A preliminary formalism for variable coupling in agile systems
Redding, Guy Matthew (2006) A preliminary formalism for variable coupling in agile systems. Masters by Research thesis, Queensland University of Technology.
It is generally the case that corporate information systems consist of heterogeneous software subsystems that interact using many various processes and protocols. Applications that execute within such subsystems tend to be designed in isolation with little or no thought given to the requirements for future interaction. To provide bridges between these heterogeneous subsystems, one-off "hacked" solutions are usually introduced which rely upon maintenance of the status quo for all aspects of the execution environment and are thus inherently "brittle". Such a situation is inappropriate for large-scale and highly decentralised system deployments.
In order to make such systems more robust and exhibit scalable performance characteristics, it is preferable to construct them with the ability to react to changes in the environment that they operate within. This research seeks to provide a method of how to engender "agility" into system components to improve their ability to deal with unpredictable environments. Our approach is to view systems and components from an interactive perspective and provide a middleware mechanism that enables a "variable" degree of coupling between system components. To achieve this we introduce three high-level "dimensions" of coupling, namely mediation, adaptation and crystallisation. Each dimension is characterised by the location of behaviour required for interaction and patterns of behaviour movement. The coordination characteristics of these dimensions of coupling are specified to establish a separation of coordination and application functionalities in endogenous distributed systems. The outcomes of this research project are: a definition for the dimensions of coupling that have been identified, a protocol to perform transitions between dimensions and a preliminary framework for the development of more agile applications.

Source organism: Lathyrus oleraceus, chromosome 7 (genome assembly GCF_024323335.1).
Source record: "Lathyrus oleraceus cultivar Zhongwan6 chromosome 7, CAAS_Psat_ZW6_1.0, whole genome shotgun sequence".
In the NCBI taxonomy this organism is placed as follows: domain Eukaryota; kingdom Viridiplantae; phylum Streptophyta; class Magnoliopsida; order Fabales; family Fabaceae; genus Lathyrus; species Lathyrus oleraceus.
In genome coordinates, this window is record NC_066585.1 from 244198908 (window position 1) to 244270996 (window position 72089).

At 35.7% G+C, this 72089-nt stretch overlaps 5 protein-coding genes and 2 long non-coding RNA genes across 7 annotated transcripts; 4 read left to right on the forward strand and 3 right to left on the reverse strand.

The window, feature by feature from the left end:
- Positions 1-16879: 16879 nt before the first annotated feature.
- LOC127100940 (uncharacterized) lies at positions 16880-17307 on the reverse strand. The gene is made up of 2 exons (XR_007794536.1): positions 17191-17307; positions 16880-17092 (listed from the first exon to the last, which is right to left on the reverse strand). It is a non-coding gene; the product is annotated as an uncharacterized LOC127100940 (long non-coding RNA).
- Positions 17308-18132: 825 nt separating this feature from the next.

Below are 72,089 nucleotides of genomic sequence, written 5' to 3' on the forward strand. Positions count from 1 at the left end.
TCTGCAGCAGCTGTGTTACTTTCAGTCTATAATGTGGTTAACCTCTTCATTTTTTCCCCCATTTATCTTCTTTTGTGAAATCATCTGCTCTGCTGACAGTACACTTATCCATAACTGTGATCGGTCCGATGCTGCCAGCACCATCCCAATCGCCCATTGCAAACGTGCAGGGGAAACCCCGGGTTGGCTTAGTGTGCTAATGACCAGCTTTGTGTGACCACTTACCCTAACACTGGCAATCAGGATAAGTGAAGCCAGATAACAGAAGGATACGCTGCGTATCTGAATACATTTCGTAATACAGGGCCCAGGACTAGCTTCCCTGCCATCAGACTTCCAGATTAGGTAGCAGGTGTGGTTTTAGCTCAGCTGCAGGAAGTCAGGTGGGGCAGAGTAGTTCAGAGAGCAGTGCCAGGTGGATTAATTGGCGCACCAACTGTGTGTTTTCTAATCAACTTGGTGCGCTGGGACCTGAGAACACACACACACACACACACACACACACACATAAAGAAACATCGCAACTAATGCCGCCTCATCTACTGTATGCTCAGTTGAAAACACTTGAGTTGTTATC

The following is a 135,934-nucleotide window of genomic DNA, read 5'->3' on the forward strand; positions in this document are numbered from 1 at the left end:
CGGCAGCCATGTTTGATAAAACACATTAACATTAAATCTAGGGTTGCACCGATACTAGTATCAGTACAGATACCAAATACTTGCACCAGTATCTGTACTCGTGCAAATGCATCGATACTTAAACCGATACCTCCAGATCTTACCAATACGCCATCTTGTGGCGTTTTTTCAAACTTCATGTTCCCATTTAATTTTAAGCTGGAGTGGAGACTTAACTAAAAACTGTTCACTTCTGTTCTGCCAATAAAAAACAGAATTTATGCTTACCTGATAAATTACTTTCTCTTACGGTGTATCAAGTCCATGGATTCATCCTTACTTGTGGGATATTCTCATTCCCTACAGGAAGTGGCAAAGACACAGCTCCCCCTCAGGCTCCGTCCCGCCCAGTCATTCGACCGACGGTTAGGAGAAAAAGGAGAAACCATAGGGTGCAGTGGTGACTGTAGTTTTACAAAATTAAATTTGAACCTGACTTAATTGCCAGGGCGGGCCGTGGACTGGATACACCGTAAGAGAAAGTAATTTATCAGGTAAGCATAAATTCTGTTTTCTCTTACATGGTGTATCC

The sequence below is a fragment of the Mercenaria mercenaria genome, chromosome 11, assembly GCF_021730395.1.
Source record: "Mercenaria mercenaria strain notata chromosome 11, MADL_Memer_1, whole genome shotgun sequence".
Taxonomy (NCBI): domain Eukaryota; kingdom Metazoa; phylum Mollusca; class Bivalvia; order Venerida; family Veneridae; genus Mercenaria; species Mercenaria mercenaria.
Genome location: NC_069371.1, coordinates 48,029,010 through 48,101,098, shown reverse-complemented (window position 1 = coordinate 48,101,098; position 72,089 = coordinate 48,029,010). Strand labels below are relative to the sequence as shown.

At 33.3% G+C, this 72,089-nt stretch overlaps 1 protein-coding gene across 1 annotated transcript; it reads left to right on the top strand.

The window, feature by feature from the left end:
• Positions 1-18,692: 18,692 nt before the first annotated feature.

Impact and interest:
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|Item Type:||QUT Thesis (Masters by Research)|
|Supervisor:||Milliner, Stephen& Elms, Kim|
|Keywords:||information system, heterogeneous software, agility|
|Divisions:||Past > QUT Faculties & Divisions > Faculty of Science and Technology|
Past > Schools > School of Software Engineering & Data Communications
|Department:||Faculty of Information Technology|
|Institution:||Queensland University of Technology|
|Copyright Owner:||Copyright Guy Matthew Redding|
|Deposited On:||03 Dec 2008 13:59|
|Last Modified:||29 Oct 2011 05:45|
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